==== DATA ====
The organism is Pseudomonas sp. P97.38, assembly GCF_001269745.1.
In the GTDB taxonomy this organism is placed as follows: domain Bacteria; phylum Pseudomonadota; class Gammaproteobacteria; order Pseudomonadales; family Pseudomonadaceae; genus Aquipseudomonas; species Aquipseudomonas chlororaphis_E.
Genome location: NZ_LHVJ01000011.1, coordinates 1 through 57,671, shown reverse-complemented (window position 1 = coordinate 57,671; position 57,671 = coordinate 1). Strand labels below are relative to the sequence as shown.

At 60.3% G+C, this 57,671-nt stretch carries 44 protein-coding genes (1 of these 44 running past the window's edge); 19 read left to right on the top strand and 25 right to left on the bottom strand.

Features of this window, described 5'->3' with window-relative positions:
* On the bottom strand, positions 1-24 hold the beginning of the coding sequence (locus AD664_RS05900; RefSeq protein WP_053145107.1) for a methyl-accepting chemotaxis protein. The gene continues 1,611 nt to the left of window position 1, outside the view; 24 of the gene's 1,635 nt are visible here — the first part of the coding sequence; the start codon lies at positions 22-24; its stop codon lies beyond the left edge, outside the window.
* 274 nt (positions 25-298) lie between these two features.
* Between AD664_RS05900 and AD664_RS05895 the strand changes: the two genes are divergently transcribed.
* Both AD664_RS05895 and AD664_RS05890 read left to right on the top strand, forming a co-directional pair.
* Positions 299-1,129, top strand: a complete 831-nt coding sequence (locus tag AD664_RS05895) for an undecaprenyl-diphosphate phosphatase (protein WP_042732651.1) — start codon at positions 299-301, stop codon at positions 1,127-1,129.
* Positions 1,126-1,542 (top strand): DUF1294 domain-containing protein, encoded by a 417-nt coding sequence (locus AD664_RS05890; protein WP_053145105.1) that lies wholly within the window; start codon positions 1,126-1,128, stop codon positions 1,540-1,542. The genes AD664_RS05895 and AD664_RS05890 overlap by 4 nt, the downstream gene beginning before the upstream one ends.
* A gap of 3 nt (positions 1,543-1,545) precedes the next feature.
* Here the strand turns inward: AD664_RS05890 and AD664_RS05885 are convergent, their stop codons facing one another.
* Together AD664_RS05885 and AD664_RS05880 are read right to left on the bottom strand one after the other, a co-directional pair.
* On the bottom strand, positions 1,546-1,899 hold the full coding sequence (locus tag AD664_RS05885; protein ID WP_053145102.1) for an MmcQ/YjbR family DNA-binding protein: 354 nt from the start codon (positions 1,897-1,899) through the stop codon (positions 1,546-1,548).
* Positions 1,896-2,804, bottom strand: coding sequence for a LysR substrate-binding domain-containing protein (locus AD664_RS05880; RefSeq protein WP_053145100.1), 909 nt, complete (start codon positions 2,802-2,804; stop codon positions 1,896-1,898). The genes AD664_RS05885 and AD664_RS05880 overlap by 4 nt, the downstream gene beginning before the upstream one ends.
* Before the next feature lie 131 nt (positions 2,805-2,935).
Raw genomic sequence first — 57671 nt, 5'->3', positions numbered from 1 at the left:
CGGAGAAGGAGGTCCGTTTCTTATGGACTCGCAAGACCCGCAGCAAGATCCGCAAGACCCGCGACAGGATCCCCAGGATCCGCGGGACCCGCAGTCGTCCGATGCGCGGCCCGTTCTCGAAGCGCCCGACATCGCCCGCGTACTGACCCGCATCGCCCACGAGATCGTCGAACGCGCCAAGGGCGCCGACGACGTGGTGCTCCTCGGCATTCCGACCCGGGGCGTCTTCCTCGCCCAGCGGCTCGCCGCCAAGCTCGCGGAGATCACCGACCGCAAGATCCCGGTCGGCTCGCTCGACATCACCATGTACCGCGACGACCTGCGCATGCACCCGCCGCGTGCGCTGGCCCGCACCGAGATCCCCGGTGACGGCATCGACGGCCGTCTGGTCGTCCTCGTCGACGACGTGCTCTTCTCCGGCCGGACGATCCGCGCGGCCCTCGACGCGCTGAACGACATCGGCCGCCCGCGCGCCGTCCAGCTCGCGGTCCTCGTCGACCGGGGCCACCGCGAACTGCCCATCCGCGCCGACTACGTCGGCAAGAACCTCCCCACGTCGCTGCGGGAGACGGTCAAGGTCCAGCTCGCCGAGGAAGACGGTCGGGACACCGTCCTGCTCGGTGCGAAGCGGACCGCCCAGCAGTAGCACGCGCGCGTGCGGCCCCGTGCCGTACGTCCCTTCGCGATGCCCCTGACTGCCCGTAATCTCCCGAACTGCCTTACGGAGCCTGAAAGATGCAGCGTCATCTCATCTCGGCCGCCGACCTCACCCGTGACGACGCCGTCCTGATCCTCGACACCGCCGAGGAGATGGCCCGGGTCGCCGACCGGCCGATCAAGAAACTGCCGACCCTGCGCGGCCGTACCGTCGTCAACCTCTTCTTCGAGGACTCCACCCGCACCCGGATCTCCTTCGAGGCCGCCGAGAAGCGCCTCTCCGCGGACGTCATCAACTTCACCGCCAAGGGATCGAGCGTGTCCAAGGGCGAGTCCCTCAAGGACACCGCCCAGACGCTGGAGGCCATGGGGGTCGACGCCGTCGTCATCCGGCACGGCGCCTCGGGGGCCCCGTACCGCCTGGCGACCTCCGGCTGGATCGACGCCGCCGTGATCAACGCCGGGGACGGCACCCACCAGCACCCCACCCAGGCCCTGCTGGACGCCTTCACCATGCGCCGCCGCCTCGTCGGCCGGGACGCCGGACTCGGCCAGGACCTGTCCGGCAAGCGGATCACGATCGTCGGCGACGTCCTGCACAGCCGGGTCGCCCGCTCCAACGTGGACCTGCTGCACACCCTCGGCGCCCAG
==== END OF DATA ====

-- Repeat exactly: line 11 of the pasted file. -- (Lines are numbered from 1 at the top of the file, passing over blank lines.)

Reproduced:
* Positions 1,126-1,542 (top strand): DUF1294 domain-containing protein, encoded by a 417-nt coding sequence (locus AD664_RS05890; protein WP_053145105.1) that lies wholly within the window; start codon positions 1,126-1,128, stop codon positions 1,540-1,542. The genes AD664_RS05895 and AD664_RS05890 overlap by 4 nt, the downstream gene beginning before the upstream one ends.